By: Tom Walton, Associate, Sutton | Booker | P.C.
The Colorado Court of Appeals provided new guidance on statutory offers of settlement pursuant to C.R.S. § 13-17-202. In Mitchell v. Chengbo Xu, the Colorado Court of Appeals held a plaintiff’s final judgment will always include their actual costs incurred prior to the statutory offer of settlement as well as pre-offer interest. 2021 COA 39.
Mitchell began as a simple personal injury action. During the course of litigation, the defendant extended a statutory offer of settlement in the amount of $5,000, with no mention of the plaintiff’s costs, just over four months before trial. At trial, the plaintiff was awarded $2,700 in economic damages and ultimately determined to be the prevailing party. As the statutory offer made no mention of the plaintiff’s costs, the trial court declined to include the plaintiff’s actual costs into its calculation of plaintiff’s final judgment, resulting in a final judgment of $3,186 based solely on the verdict and pre-offer interest.
The Court of Appeals disagreed with this process, reasoning that any statutory offer of settlement which purports to resolve all claims necessarily includes a plaintiff’s claim for costs accrued up to that point. This outcome drew heavily on the legislature’s use of the term “final judgment” rather than “damages” in C.R.S. § 13-17-202 and the plaintiff’s explicit request for costs in the complaint. Based on this reasoning, the Court of Appeals reversed the trial court’s award of post-offer costs to the defendant, finding that the plaintiff’s $2,983 in costs accrued prior to the statutory offer of settlement should have been included in the calculation of the plaintiff’s final judgment. Thus, the plaintiff’s final judgment was recalculated as $6,169, exceeding the statutory offer and entitling plaintiff to recover actual costs incurred post-offer.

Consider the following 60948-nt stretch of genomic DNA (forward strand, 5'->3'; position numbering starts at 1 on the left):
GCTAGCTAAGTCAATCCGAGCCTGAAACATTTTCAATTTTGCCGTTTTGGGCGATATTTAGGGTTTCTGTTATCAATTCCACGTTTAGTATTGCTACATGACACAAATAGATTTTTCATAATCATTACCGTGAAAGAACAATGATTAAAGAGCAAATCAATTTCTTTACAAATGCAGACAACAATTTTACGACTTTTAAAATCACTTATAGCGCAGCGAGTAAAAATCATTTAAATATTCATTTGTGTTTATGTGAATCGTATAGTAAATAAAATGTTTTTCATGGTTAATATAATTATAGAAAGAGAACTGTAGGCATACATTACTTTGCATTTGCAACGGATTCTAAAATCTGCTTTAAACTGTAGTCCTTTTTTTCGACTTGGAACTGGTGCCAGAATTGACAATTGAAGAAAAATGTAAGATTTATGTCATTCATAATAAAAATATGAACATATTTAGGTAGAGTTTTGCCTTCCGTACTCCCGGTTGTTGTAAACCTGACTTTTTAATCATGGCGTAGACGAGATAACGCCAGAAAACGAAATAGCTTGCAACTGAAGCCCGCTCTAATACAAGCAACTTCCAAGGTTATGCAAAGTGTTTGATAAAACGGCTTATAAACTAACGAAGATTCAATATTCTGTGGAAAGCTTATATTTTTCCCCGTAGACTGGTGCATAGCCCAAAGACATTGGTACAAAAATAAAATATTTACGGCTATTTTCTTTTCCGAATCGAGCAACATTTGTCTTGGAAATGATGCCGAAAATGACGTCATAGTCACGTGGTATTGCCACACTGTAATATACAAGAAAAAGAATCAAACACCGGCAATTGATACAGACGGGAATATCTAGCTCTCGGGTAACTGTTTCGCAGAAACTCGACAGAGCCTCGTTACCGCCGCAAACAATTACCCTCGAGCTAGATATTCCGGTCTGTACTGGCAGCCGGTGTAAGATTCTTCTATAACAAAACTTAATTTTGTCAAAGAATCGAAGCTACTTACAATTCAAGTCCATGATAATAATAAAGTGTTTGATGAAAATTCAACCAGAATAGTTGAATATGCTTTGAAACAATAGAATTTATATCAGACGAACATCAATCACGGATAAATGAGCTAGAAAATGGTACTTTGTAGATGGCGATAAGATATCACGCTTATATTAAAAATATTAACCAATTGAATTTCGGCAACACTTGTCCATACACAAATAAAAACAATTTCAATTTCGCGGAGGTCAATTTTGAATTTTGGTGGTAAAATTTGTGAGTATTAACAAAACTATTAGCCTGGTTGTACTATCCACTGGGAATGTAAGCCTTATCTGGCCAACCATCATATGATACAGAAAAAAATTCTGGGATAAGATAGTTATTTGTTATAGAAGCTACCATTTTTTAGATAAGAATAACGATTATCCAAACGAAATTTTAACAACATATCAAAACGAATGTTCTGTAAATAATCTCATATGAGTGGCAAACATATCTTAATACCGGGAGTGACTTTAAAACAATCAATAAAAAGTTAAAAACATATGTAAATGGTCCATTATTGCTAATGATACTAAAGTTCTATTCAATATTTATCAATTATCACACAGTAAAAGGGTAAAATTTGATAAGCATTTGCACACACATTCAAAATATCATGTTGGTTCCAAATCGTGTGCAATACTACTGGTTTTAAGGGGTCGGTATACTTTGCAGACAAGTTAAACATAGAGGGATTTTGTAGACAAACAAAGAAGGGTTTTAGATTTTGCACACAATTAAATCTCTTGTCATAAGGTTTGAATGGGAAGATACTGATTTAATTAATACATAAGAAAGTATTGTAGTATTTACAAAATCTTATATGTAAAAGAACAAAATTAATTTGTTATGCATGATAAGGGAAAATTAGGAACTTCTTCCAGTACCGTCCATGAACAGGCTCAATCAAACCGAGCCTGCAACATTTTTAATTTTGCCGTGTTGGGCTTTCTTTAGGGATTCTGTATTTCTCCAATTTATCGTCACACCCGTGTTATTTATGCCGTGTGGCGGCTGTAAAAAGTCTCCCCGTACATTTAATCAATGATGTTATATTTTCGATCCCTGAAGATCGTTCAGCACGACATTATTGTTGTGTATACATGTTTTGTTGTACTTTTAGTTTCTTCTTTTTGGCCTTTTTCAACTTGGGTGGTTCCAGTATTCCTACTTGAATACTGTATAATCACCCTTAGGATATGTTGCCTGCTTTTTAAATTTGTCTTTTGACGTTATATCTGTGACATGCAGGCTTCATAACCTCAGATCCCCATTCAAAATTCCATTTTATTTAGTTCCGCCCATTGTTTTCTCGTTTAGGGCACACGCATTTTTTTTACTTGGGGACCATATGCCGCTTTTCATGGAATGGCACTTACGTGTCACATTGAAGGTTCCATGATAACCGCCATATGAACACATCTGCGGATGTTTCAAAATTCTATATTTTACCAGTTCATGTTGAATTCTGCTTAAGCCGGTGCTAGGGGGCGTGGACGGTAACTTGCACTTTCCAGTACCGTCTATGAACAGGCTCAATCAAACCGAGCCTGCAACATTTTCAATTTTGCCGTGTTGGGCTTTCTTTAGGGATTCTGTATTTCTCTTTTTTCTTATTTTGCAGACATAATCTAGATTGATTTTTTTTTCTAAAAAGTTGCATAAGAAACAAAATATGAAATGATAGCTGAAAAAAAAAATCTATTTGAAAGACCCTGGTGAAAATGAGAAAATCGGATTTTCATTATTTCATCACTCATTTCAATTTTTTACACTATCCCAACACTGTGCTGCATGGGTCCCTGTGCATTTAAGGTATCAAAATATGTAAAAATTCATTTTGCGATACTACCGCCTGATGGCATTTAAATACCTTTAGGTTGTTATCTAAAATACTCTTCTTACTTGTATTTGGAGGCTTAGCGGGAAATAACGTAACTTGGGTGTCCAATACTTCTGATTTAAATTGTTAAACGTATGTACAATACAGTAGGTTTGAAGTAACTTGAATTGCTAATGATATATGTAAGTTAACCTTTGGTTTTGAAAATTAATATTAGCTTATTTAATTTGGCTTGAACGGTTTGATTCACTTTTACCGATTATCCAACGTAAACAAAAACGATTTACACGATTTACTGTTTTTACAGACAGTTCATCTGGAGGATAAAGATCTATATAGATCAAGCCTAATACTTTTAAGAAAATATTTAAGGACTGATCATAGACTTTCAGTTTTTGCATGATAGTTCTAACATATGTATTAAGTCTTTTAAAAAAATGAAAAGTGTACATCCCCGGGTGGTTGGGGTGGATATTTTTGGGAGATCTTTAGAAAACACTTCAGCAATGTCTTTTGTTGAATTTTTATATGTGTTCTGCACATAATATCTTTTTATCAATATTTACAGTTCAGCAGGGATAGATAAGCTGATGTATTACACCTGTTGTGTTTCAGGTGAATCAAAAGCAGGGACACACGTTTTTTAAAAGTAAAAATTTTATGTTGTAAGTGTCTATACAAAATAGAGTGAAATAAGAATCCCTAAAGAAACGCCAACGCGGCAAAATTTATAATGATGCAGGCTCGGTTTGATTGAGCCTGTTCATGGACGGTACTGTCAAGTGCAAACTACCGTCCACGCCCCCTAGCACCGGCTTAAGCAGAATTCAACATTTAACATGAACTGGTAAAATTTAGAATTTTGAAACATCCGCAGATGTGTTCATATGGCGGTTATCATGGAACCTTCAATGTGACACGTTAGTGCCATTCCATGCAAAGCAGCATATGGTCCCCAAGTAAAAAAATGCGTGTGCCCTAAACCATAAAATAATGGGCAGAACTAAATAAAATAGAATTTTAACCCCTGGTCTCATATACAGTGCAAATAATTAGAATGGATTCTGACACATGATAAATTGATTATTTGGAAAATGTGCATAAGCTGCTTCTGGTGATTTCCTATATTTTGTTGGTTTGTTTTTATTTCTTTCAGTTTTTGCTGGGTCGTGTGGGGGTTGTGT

The Mitchell decision highlights additional considerations that must go into making statutory offers, particularly where litigation has gone on for an extended period of time prior to the offer or the offer is calculated with little margin for error with respect to the anticipated verdict. When possible, statutory offers of settlement should be made early, before significant costs can reasonable be incurred. Additionally, defense counsel should take steps early in litigation to obtain discovery regarding the plaintiff’s actual costs by educating the court and plaintiff’s counsel about the Mitchell holding, requesting the plaintiff’s actual costs be included in C.R.C.P. 26 disclosures, and, if necessary, serving written discovery requesting the information.